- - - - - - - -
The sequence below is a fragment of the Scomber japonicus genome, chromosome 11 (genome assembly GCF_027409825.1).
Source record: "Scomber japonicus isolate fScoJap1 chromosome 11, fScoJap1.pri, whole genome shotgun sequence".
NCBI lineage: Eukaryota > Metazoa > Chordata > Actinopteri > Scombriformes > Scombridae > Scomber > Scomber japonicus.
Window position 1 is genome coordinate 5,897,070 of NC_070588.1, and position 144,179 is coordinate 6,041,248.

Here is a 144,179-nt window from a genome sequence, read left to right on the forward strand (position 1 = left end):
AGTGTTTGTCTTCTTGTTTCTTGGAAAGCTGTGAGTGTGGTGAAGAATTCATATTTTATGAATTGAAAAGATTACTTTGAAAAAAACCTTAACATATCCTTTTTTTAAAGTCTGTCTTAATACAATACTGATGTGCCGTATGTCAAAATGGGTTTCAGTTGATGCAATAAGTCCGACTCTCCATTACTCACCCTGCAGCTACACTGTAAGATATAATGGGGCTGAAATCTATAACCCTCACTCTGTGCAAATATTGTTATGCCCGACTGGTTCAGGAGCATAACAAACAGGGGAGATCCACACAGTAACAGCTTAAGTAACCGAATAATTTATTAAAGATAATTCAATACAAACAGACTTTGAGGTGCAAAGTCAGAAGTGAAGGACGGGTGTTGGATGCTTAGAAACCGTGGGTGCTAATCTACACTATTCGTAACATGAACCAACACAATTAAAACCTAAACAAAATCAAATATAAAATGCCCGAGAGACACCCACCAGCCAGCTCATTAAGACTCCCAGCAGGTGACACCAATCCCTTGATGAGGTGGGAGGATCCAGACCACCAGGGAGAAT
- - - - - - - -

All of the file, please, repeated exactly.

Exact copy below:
The sequence below is a fragment of the Scomber japonicus genome, chromosome 11 (genome assembly GCF_027409825.1).
Source record: "Scomber japonicus isolate fScoJap1 chromosome 11, fScoJap1.pri, whole genome shotgun sequence".
NCBI lineage: Eukaryota > Metazoa > Chordata > Actinopteri > Scombriformes > Scombridae > Scomber > Scomber japonicus.
Window position 1 is genome coordinate 5,897,070 of NC_070588.1, and position 144,179 is coordinate 6,041,248.

Here is a 144,179-nt window from a genome sequence, read left to right on the forward strand (position 1 = left end):
AGTGTTTGTCTTCTTGTTTCTTGGAAAGCTGTGAGTGTGGTGAAGAATTCATATTTTATGAATTGAAAAGATTACTTTGAAAAAAACCTTAACATATCCTTTTTTTAAAGTCTGTCTTAATACAATACTGATGTGCCGTATGTCAAAATGGGTTTCAGTTGATGCAATAAGTCCGACTCTCCATTACTCACCCTGCAGCTACACTGTAAGATATAATGGGGCTGAAATCTATAACCCTCACTCTGTGCAAATATTGTTATGCCCGACTGGTTCAGGAGCATAACAAACAGGGGAGATCCACACAGTAACAGCTTAAGTAACCGAATAATTTATTAAAGATAATTCAATACAAACAGACTTTGAGGTGCAAAGTCAGAAGTGAAGGACGGGTGTTGGATGCTTAGAAACCGTGGGTGCTAATCTACACTATTCGTAACATGAACCAACACAATTAAAACCTAAACAAAATCAAATATAAAATGCCCGAGAGACACCCACCAGCCAGCTCATTAAGACTCCCAGCAGGTGACACCAATCCCTTGATGAGGTGGGAGGATCCAGACCACCAGGGAGAAT